The Old City Hall in Detroit, constructed in 1861, stands as a majestic testament to the city’s rich architectural heritage and historical significance. Designed by architect Richard G. Mason in the Second Empire style, the building served as the seat of municipal governance for over seven decades. Its imposing facade, characterized by ornate details and a distinctive clock tower, symbolizes Detroit’s aspirations and achievements during the late 19th century.
Throughout its storied history, the Old City Hall has witnessed pivotal moments in Detroit’s evolution, including periods of growth, industrial expansion, and social change. The building served as a hub for civic activities, hosting important meetings, ceremonies, and public gatherings that shaped the city’s identity and trajectory. As Detroit burgeoned into a major industrial center and cultural hub during the late 19th and early 20th centuries, the Old City Hall stood as a prominent symbol of municipal pride and progress.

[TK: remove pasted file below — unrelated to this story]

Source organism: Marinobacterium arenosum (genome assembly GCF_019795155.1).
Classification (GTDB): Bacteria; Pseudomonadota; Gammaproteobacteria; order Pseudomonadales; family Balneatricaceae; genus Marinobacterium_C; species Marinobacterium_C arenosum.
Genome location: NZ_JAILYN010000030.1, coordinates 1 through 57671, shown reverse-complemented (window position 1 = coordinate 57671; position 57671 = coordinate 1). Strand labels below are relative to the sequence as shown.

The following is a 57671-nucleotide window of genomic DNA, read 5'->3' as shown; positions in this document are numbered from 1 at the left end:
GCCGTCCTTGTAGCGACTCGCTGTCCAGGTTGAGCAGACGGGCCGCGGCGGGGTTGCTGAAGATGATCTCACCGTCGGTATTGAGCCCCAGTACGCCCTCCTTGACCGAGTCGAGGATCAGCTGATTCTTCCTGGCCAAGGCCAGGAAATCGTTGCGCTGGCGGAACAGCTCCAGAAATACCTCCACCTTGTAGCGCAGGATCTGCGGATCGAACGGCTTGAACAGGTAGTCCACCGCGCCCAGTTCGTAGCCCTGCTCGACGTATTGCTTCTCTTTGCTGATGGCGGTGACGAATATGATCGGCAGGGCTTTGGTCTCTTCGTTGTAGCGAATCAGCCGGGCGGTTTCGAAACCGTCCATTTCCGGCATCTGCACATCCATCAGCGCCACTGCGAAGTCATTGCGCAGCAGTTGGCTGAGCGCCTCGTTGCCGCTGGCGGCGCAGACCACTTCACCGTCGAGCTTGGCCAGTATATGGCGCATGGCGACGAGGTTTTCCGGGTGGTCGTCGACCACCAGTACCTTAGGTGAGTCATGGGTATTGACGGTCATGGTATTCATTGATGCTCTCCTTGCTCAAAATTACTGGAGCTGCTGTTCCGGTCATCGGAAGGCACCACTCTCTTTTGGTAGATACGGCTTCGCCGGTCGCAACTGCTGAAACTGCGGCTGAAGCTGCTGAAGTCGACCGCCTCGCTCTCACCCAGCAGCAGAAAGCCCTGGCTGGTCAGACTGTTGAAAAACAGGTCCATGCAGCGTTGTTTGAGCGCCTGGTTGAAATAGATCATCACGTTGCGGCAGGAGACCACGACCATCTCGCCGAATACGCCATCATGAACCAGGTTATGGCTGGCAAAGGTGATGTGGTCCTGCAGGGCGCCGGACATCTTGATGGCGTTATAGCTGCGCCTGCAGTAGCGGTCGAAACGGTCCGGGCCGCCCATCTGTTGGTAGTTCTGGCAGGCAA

The demolition of Old City Hall was in 1961. The building was built in 1861 and was located along Campus Martius Park, and was bordered by Griswold Street to the west, Michigan Avenue to the north, West Fort Street to the south, and Woodward Avenue to the east.